I just noticed something about surfing the web on an iPad. Here’s a hint: look at the red circle in the New York Times screenshot above.
It was hard to spot because it’s actually noticing something that’s not there: the blue Legos where the Flash plugin should be.
In January, when Steve Jobs introduced the iPad, he wasn’t able to load the NYT‘s front-page videos (remember the Lego bricks visible during his debut event?) The absence of Flash seemed like a major problem. Video, games, rich-media — none of these would work, pundits said, and the iPad would be a crippled device.
But that hasn’t proven to be the case. Not at all. During the past month I’ve been using the iPad, I’ve rarely encountered problems with the lack of Flash. All the sites I visit regularly - the BBC, NYT and Wall Street Journal – all of them have quickly made video and rich-media available in iPad-friendly formats.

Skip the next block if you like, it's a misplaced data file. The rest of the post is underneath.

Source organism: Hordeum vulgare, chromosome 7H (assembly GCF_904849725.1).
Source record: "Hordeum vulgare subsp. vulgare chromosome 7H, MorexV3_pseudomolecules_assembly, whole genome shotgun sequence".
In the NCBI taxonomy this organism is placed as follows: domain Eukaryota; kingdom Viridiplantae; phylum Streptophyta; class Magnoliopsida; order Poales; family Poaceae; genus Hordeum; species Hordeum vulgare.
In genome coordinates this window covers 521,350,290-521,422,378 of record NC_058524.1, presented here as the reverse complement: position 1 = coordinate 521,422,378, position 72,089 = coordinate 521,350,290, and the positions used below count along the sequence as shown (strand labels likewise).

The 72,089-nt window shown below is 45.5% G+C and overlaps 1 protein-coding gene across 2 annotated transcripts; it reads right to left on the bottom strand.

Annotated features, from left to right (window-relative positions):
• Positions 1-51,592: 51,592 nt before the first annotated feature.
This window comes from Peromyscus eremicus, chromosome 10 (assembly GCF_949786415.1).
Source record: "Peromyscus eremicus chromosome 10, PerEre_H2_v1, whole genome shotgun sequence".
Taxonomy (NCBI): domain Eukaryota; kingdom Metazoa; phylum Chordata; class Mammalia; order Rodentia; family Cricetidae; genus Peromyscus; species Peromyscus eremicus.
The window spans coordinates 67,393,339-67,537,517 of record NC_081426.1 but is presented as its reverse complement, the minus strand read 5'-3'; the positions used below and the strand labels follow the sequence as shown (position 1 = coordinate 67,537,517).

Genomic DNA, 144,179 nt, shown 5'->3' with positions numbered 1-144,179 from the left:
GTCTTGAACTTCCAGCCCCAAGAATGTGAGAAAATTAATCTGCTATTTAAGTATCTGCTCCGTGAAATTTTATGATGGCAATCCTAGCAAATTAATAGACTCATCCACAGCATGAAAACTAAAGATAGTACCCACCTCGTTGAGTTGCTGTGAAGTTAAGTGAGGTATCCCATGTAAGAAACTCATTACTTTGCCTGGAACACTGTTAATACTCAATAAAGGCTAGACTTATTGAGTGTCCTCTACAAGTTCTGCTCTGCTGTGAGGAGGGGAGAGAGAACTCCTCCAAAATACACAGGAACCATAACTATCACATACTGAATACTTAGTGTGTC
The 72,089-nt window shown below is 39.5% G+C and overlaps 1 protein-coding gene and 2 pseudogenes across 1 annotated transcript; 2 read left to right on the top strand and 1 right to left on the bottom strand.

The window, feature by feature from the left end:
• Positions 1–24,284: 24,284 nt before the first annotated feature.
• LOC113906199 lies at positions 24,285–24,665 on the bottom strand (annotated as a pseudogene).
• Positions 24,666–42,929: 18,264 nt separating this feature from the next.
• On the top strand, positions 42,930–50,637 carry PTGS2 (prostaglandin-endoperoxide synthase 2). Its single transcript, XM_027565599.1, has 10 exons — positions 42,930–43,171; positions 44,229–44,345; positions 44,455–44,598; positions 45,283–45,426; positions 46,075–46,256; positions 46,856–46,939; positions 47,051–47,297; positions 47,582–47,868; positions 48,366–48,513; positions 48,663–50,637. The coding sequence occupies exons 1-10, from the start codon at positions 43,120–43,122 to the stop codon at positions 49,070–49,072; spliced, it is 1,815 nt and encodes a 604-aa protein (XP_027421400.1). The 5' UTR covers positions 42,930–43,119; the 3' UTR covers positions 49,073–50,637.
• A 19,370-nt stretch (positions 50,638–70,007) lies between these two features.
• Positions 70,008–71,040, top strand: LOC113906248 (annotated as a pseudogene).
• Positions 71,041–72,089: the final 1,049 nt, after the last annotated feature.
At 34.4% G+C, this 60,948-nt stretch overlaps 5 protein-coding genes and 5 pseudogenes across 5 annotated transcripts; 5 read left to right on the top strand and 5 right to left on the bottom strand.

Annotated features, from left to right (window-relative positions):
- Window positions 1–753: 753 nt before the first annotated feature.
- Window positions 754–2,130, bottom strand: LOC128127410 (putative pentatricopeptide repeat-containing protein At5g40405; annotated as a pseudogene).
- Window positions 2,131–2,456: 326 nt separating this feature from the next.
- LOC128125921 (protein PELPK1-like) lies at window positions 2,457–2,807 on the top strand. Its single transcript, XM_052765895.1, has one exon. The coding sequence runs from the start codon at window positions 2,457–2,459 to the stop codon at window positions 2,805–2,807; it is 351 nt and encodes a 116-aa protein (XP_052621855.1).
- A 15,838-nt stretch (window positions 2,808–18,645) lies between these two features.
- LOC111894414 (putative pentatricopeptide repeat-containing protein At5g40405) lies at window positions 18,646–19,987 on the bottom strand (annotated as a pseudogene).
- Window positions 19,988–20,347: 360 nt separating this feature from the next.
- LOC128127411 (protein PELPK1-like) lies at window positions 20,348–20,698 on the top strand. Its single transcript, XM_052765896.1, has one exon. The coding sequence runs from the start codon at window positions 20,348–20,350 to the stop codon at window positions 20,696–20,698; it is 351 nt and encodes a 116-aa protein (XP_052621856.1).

YouTube is especially iPad-friendly. I’ve yet to encounter a YouTube video the iPad wouldn’t play. And because so many sites use YouTube to embed video, it seems like a lot of the web is iPad-friendly.
The only problems is streaming music from MixRiot (which I use a lot but isn’t exactly mainstream) and playing Farmville and thousands of other Flash games. But given how much time I waste fertilizing my kids’ crops and sending them gifts, that’s actually a blessing.
And it’s only going to get worse for Flash. Look at the chart below from Encoding.com, which does a lot of video encoding for sites like MTV and MySpace. In the last four quarters, Flash video (represented by FLV and Flash VP6) dropped from 69 percent to only 26 percent of all videos. Meanwhile, the H.264 format went from 31 percent to 66 percent, and is now the most popular format by a long shot.